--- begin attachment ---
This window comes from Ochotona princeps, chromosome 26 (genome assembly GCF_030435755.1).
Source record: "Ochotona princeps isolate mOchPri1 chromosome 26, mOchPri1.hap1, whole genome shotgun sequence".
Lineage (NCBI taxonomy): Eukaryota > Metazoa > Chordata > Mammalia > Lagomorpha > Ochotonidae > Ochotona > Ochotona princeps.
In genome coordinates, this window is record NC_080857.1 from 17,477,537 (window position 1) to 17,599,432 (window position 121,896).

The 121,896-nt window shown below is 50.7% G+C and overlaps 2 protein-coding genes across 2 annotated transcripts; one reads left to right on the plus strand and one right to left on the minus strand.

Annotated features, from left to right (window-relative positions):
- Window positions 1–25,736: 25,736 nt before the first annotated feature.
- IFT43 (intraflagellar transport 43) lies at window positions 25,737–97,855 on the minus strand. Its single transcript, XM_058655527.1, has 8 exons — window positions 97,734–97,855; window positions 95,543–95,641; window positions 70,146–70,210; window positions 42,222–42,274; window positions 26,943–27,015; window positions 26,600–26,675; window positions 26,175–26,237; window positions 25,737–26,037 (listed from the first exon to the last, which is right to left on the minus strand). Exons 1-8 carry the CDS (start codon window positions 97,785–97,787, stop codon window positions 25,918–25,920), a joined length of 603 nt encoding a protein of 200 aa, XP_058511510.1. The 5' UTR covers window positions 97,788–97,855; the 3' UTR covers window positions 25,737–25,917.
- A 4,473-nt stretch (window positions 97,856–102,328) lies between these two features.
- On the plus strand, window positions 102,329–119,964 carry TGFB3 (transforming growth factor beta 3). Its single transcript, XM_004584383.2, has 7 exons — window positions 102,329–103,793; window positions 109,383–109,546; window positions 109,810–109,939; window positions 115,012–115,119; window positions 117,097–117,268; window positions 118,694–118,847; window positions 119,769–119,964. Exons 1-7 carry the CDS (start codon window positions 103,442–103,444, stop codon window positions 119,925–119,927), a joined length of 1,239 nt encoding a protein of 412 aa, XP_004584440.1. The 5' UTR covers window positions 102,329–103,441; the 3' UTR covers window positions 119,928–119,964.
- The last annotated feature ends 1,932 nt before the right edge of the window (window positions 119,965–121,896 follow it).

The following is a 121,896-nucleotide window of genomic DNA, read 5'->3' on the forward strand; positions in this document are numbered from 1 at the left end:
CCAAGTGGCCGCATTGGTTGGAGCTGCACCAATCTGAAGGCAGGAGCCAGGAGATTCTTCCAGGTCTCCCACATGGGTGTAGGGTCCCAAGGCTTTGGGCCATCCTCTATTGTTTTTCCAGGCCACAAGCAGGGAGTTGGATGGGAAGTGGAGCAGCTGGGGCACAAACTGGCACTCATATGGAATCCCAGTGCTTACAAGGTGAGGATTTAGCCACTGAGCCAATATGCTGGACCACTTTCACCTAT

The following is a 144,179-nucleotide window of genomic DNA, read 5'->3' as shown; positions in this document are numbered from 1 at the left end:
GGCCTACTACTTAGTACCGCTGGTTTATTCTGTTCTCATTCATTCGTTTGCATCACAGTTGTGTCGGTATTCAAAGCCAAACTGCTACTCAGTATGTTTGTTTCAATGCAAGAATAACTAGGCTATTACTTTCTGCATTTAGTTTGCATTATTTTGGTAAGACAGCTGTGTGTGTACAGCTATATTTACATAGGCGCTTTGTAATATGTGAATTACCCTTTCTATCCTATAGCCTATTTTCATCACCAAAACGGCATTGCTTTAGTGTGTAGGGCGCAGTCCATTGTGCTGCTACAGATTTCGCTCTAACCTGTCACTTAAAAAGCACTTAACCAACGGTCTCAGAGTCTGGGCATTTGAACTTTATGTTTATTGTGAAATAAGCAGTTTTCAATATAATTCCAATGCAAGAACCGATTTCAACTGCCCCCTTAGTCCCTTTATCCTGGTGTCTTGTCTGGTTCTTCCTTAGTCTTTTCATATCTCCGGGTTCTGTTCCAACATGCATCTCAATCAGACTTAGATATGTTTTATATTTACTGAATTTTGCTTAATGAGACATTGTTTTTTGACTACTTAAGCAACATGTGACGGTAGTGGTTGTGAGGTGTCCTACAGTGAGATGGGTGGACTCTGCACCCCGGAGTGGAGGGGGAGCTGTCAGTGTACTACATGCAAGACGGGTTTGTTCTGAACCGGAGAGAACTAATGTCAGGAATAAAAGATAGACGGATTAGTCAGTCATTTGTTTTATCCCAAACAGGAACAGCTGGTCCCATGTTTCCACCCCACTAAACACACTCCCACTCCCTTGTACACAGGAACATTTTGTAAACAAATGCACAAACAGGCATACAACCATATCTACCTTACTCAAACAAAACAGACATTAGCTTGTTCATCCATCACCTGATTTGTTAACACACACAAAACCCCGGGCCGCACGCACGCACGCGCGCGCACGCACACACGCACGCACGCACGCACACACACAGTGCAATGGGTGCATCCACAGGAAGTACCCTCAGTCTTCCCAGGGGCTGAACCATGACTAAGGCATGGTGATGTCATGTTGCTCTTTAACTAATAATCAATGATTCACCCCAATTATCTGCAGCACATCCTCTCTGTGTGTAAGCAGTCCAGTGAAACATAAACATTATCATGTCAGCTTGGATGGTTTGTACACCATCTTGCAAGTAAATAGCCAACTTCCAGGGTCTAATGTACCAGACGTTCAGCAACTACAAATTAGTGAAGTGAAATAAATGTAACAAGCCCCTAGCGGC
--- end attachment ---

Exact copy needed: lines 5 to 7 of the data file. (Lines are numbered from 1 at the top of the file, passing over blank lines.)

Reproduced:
The 121,896-nt window shown below is 50.7% G+C and overlaps 2 protein-coding genes across 2 annotated transcripts; one reads left to right on the plus strand and one right to left on the minus strand.

Annotated features, from left to right (window-relative positions):
- Window positions 1–25,736: 25,736 nt before the first annotated feature.